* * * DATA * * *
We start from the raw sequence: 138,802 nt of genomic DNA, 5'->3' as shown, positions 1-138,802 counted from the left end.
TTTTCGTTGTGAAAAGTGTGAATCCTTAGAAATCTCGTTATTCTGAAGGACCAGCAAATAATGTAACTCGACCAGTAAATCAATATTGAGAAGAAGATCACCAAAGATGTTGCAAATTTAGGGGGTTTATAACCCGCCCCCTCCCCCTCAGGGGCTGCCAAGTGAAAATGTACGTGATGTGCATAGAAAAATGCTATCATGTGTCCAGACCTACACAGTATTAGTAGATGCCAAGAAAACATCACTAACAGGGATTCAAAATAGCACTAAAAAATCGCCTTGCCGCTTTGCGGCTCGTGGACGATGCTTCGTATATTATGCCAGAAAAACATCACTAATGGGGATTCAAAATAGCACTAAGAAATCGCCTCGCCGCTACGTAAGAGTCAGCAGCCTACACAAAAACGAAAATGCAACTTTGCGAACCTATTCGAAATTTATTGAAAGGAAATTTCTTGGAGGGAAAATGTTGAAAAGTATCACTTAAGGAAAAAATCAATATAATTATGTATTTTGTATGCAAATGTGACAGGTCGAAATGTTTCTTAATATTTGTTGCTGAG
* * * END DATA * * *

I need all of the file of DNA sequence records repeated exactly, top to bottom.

We start from the raw sequence: 138,802 nt of genomic DNA, 5'->3' as shown, positions 1-138,802 counted from the left end.
TTTTCGTTGTGAAAAGTGTGAATCCTTAGAAATCTCGTTATTCTGAAGGACCAGCAAATAATGTAACTCGACCAGTAAATCAATATTGAGAAGAAGATCACCAAAGATGTTGCAAATTTAGGGGGTTTATAACCCGCCCCCTCCCCCTCAGGGGCTGCCAAGTGAAAATGTACGTGATGTGCATAGAAAAATGCTATCATGTGTCCAGACCTACACAGTATTAGTAGATGCCAAGAAAACATCACTAACAGGGATTCAAAATAGCACTAAAAAATCGCCTTGCCGCTTTGCGGCTCGTGGACGATGCTTCGTATATTATGCCAGAAAAACATCACTAATGGGGATTCAAAATAGCACTAAGAAATCGCCTCGCCGCTACGTAAGAGTCAGCAGCCTACACAAAAACGAAAATGCAACTTTGCGAACCTATTCGAAATTTATTGAAAGGAAATTTCTTGGAGGGAAAATGTTGAAAAGTATCACTTAAGGAAAAAATCAATATAATTATGTATTTTGTATGCAAATGTGACAGGTCGAAATGTTTCTTAATATTTGTTGCTGAG